Crossing the Streams: Multi-Author Contest

Cover by Tyler Walpole

Cover by Tyler Walpole

The contest has concluded. I’ll determine winners and contact the lucky recipients over the next week, and once everything’s locked, I’ll announce the results. Sign up for my way-less-than-monthly newsletter if you’d like to receive announcements of upcoming contests and events.

The estimable Ari Marmell invited me to participate in Crossing the Streams 2014, a big book give-away featuring lots of swell writers. Here’s the deal:

All of us run a contest on our own sites. Each contest might be a little different from the others. What they have in common is that we’ll each give away two books. Then we’ll donate a third book to the collective grand prize, so someone who enters any of the various contests wins a signed book from every writer involved.

You can enter each contest only once, but you can enter as many different contests as you like.

Dave’s Contest

To enter here, simply reply to this post with the title of your favorite—or your first—fantasy, SF, or horror novel not written by me (to cross out flattery as a tactic). If you’ll elaborate on why that novel is your favorite, or how it drew you into the genre, that’s fantastic but not required to be eligible for the random draw. But if you do elaborate, you gain a second chance to win. I’ll pick one winner by random draw and a second based on which commentary most persuades, amuses, or delights me.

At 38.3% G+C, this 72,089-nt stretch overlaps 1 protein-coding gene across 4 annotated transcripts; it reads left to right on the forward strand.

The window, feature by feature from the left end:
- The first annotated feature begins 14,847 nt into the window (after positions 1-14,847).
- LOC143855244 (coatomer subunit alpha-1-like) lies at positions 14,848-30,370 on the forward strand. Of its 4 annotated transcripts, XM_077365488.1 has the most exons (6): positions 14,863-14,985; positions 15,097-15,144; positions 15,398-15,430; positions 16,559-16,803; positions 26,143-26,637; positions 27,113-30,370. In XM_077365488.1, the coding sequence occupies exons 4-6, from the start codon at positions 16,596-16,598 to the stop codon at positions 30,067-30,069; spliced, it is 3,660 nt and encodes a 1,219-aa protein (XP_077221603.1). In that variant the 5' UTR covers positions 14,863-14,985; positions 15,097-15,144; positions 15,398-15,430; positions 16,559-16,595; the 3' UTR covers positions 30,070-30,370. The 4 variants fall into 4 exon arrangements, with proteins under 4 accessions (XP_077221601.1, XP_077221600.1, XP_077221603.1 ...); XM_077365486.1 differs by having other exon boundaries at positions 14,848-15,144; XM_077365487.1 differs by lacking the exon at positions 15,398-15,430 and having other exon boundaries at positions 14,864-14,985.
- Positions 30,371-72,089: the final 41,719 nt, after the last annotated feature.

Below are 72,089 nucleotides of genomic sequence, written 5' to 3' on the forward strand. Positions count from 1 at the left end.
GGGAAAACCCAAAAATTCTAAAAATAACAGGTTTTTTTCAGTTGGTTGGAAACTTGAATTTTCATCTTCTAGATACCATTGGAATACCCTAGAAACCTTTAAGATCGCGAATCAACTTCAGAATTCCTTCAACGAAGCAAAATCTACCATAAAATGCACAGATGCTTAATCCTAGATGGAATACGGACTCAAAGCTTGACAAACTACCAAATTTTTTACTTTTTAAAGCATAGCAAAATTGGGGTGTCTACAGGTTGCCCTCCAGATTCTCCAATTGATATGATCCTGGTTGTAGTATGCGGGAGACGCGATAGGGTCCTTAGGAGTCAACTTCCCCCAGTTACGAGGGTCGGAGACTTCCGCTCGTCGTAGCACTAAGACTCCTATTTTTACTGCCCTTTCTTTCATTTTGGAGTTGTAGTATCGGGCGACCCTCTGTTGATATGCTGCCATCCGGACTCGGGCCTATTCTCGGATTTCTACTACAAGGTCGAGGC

Cover by Mathias Kollros

Those who win will receive their choice of one of the following Pathfinder Tales novels:

Prince of Wolves

Master of Devils

Queen of Thorns

King of Chaos

If by chance you have all of these novels, we can work out a substitute from my remaining author copies of other works.

To be eligible, you must make your post between now and March 19, 2014. I’ll post the prizes soon after receiving mailing information from the winners.

If you have any questions, feel free to contact me.

Cover by Lucas Graciano

Cover by Lucas Graciano

My Esteemed Colleagues

Please also visit the sites of the other participating authors. I don’t know all of them well, but those I do are terrific writers and wonderful people. Enter their contests, read their work, and check out all their majesty.

Question of the Week: Plot vs. Character